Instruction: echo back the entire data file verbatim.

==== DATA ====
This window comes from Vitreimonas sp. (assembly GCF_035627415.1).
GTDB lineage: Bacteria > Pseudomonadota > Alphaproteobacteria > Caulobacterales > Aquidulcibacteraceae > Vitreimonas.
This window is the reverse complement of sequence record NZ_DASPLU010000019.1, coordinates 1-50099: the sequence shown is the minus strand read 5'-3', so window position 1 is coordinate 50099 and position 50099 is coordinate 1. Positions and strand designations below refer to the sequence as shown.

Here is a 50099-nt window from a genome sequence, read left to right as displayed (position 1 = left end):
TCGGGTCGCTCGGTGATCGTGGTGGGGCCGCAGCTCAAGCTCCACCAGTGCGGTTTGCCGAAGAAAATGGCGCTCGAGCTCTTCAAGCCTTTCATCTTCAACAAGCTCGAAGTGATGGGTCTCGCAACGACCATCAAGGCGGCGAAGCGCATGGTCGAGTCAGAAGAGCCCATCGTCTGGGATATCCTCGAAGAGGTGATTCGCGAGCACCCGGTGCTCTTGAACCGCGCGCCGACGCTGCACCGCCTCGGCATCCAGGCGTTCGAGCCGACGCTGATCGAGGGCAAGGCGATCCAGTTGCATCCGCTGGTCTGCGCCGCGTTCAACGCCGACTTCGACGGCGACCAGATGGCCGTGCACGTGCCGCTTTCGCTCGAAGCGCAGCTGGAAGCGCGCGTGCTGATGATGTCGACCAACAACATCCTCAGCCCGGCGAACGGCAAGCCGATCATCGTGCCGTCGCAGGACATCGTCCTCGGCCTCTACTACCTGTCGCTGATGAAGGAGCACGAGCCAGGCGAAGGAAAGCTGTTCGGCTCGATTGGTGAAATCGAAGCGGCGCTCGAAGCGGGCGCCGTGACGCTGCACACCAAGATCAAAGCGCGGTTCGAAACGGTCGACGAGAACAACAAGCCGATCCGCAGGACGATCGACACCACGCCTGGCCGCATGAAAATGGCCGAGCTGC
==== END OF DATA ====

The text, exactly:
This window comes from Vitreimonas sp. (assembly GCF_035627415.1).
GTDB lineage: Bacteria > Pseudomonadota > Alphaproteobacteria > Caulobacterales > Aquidulcibacteraceae > Vitreimonas.
This window is the reverse complement of sequence record NZ_DASPLU010000019.1, coordinates 1-50099: the sequence shown is the minus strand read 5'-3', so window position 1 is coordinate 50099 and position 50099 is coordinate 1. Positions and strand designations below refer to the sequence as shown.

Here is a 50099-nt window from a genome sequence, read left to right as displayed (position 1 = left end):
TCGGGTCGCTCGGTGATCGTGGTGGGGCCGCAGCTCAAGCTCCACCAGTGCGGTTTGCCGAAGAAAATGGCGCTCGAGCTCTTCAAGCCTTTCATCTTCAACAAGCTCGAAGTGATGGGTCTCGCAACGACCATCAAGGCGGCGAAGCGCATGGTCGAGTCAGAAGAGCCCATCGTCTGGGATATCCTCGAAGAGGTGATTCGCGAGCACCCGGTGCTCTTGAACCGCGCGCCGACGCTGCACCGCCTCGGCATCCAGGCGTTCGAGCCGACGCTGATCGAGGGCAAGGCGATCCAGTTGCATCCGCTGGTCTGCGCCGCGTTCAACGCCGACTTCGACGGCGACCAGATGGCCGTGCACGTGCCGCTTTCGCTCGAAGCGCAGCTGGAAGCGCGCGTGCTGATGATGTCGACCAACAACATCCTCAGCCCGGCGAACGGCAAGCCGATCATCGTGCCGTCGCAGGACATCGTCCTCGGCCTCTACTACCTGTCGCTGATGAAGGAGCACGAGCCAGGCGAAGGAAAGCTGTTCGGCTCGATTGGTGAAATCGAAGCGGCGCTCGAAGCGGGCGCCGTGACGCTGCACACCAAGATCAAAGCGCGGTTCGAAACGGTCGACGAGAACAACAAGCCGATCCGCAGGACGATCGACACCACGCCTGGCCGCATGAAAATGGCCGAGCTGC